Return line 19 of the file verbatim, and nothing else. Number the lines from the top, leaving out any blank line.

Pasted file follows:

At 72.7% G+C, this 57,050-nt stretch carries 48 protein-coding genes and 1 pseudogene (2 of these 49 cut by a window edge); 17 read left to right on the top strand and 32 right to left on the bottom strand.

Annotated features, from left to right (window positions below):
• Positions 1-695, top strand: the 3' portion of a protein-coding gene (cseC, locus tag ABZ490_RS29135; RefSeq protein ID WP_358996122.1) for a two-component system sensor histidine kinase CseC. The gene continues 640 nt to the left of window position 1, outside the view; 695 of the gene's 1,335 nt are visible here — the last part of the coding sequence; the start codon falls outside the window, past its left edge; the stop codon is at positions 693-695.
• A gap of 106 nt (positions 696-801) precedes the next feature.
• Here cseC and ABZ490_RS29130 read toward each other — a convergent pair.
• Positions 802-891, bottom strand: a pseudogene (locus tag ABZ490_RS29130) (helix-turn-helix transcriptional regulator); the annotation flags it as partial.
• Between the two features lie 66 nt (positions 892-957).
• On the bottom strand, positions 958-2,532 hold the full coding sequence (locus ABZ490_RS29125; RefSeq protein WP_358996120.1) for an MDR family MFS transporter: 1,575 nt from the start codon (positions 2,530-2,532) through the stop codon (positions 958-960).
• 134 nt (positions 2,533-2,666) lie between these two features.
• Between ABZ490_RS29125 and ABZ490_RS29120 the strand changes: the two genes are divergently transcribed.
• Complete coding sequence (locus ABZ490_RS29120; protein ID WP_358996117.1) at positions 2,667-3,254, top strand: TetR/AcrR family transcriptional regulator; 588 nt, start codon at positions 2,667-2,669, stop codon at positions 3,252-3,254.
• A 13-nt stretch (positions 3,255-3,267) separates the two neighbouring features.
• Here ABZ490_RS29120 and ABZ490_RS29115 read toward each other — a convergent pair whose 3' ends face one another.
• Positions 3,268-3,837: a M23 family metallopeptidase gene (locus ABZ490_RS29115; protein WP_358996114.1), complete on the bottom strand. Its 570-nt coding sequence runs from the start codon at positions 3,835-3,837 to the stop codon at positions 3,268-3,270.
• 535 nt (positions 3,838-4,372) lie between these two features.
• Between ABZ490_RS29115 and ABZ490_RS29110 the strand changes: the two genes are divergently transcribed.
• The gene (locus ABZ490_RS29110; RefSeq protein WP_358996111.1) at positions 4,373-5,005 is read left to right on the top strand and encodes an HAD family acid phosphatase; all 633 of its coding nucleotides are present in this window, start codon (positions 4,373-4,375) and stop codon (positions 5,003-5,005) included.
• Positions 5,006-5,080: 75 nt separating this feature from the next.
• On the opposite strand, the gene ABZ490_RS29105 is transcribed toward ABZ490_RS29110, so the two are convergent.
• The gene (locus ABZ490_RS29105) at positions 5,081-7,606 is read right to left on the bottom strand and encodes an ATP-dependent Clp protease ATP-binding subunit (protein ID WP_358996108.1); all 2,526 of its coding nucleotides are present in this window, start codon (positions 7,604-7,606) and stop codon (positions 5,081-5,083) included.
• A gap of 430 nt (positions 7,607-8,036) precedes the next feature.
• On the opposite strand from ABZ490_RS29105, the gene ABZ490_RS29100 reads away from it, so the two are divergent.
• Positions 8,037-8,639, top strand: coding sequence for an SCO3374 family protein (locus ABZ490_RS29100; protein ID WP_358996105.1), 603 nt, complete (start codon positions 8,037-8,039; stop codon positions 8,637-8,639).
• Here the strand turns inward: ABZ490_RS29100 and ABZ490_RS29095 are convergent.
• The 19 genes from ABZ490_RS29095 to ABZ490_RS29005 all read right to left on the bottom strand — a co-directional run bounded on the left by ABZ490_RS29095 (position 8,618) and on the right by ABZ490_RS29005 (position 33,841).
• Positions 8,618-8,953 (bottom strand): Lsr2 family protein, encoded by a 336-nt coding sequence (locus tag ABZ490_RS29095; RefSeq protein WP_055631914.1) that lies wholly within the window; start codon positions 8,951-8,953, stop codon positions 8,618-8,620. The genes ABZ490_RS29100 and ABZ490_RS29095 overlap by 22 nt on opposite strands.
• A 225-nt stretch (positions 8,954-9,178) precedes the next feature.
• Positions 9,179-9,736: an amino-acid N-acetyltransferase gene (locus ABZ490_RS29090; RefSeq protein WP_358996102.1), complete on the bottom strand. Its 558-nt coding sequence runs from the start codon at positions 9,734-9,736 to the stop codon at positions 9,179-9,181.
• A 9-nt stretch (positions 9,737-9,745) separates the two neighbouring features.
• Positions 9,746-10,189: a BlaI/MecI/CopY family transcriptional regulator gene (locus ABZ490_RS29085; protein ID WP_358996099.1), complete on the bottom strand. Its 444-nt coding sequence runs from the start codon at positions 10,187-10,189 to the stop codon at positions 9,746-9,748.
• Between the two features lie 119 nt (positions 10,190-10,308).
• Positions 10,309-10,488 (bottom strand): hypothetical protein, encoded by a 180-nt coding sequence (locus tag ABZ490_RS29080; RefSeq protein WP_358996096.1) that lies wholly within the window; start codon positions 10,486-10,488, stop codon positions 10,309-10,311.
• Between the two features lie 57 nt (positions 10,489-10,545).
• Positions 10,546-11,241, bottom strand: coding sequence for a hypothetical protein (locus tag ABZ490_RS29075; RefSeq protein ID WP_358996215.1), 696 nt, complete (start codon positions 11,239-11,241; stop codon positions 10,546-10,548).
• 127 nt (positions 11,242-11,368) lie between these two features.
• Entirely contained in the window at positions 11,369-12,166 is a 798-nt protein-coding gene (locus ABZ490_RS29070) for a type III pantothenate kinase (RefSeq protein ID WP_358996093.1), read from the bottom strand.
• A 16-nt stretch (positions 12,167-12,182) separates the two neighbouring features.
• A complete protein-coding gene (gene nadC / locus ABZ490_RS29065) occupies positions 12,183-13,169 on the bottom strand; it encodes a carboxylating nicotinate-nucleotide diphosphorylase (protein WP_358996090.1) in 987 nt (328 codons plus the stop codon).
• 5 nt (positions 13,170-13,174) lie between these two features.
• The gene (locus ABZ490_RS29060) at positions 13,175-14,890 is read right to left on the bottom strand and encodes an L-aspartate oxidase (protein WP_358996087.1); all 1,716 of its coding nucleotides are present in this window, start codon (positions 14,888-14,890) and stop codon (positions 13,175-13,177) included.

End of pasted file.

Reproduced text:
• On the opposite strand, the gene ABZ490_RS29105 is transcribed toward ABZ490_RS29110, so the two are convergent.